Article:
Above: Mark Yettica-Paulson and Mae Mae Morrison at LGANT annual general meeting yesterday.
By KIERAN FINNANE
Right now the stars are aligned for Aboriginal and Torres Strait Islander people to win recognition in the Australian constitution: there’s a national awareness campaign, RECOGNISE!, a Referendum Council working on the wording of the question to put to the Australian people, and for the first time, strong Indigenous representation in the Federal Parliament, and support for the change from both the Prime Minister and the Opposition Leader.
For these reasons, “we’re now probably at the final 100m of the 4×100 metres relay”, Mark Yettica-Paulson told the annual general meeting of the Local Government Association of the NT.
The meeting presented a rare opportunity of getting this cross-section of NT local leadership all in the one room.
“I know it could keep going but I desperately hope it doesn’t,” said Mr Yettica-Paulson, appointed joint campaign director for RECOGNISE! just a couple of months ago, alongside Tim Gartrell.
He is an Indigenous man from the south-east Queensland, north-east NSW region, but has Territory roots, born in Darwin to Graham and Iris Paulson (pictured with him, left), who were working with the Gurindji at Kalkaringi and Daguragu back in the ‘70s.
Graham Paulson was Australia’s first Aboriginal Baptist Minister and was also involved, as Mr Yettica-Paulson told the gathering, in the National Aboriginal Conference’s Makarrata process in the late ‘70s – the closest Australia has come to having a treaty with its First Peoples, under the government of Malcolm Fraser.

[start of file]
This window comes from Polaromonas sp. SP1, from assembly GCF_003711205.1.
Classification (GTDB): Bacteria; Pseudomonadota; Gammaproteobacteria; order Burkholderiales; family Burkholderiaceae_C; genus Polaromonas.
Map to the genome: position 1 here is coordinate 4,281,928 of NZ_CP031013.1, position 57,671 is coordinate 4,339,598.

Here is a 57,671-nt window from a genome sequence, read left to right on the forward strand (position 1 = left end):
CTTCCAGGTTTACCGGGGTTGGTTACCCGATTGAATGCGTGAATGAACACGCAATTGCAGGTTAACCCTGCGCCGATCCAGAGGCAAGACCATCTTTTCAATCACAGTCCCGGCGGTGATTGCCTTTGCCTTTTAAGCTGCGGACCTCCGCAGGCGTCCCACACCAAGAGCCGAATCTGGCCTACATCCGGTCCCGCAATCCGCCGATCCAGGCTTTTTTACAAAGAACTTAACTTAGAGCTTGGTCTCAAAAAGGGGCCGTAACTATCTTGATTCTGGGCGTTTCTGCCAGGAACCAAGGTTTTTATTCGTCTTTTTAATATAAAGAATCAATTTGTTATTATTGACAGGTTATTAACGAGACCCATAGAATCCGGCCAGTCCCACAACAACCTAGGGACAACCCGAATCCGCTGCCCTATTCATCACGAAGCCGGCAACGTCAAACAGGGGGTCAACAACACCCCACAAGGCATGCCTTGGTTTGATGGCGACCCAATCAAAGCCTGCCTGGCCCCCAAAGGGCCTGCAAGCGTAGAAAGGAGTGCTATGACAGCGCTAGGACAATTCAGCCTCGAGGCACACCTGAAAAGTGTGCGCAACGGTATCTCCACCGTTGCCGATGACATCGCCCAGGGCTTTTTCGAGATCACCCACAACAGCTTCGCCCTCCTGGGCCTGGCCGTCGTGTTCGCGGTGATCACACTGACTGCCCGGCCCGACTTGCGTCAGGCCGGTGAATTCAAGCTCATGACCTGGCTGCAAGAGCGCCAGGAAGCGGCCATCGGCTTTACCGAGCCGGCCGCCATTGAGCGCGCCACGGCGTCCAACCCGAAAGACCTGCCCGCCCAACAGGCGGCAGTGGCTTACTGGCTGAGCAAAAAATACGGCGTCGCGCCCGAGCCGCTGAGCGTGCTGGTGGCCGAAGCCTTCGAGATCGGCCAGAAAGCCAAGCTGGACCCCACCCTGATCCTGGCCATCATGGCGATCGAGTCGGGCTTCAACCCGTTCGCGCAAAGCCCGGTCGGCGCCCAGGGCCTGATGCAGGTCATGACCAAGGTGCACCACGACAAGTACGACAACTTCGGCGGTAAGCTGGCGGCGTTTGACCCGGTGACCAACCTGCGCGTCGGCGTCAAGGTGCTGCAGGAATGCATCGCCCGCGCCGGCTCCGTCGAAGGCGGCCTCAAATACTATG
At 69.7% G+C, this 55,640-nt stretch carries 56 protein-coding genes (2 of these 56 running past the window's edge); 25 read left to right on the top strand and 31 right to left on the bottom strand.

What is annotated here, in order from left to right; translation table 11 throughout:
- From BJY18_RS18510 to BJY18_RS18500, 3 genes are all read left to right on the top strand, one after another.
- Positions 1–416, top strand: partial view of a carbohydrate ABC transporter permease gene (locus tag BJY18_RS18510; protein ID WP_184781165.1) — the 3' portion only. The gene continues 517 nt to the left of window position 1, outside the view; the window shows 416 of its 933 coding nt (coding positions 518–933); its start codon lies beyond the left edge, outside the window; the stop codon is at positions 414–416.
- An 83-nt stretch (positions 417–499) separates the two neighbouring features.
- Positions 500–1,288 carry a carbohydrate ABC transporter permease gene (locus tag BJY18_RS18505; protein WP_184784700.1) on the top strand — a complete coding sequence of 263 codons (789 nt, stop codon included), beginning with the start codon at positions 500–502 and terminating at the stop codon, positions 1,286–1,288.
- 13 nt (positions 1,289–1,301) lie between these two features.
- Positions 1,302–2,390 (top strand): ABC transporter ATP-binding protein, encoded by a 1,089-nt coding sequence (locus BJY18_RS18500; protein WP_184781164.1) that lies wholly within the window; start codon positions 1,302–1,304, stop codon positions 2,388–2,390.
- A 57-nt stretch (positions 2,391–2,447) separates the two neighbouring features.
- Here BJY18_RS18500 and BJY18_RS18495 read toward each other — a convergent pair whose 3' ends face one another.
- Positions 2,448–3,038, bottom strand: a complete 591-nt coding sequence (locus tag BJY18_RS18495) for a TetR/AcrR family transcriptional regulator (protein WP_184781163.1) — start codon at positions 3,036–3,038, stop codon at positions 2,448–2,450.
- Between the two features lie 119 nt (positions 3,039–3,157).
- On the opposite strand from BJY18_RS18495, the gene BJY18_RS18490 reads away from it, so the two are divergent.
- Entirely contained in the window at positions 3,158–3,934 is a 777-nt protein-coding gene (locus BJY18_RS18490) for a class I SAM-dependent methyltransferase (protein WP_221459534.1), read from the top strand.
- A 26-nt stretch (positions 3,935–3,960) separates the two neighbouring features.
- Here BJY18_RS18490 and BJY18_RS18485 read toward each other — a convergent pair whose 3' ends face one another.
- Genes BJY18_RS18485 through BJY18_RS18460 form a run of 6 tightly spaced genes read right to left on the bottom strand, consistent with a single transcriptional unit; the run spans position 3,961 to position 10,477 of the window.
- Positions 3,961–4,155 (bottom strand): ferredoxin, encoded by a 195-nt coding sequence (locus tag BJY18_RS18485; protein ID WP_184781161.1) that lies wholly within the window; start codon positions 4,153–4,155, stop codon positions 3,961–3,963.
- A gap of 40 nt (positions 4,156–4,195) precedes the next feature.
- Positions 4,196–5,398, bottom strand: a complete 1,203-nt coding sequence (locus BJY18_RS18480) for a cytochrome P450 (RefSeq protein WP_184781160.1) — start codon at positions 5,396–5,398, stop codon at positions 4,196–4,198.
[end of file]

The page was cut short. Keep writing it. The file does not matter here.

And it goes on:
One of “the pillars” of that negotiation, he said, was that there ought to be proper constitutional recognition of Aboriginal people and removal of racial discrimination from the nation’s founding document.
That was decades ago yet recognition has still not been achieved.
Mr Yettica-Paulson humorously described the way the ball has been dropped by the Federal leadership in more recent times.
“John Howard said in the 2007 election we should do this. He didn’t win. Kevin picked it up, ‘Oh yeah, I’ll give this a shot’, then Julia says, ‘Oh, can I take that seat, Kevin?’, and then she gets in and she goes, ‘Yeah, we’ll give this a shot’, then she goes, ‘Oh, my back!’ Then Kevin comes back. Then Kevin gets in and moves on with it, then Tony gets in … you can see why our issue keeps getting pushed back.
“The great thing, on the other side of it, you’ve got a resurgence of political activism amongst our peoples that we haven’t seen for 10, 15 years. I’m really impressed with the young fellers coming through who are saying, ‘Can we please get this done, can we do something about this!’ Then you also get the rise of young people who say, ‘I want to do treaty, I want to do something better!’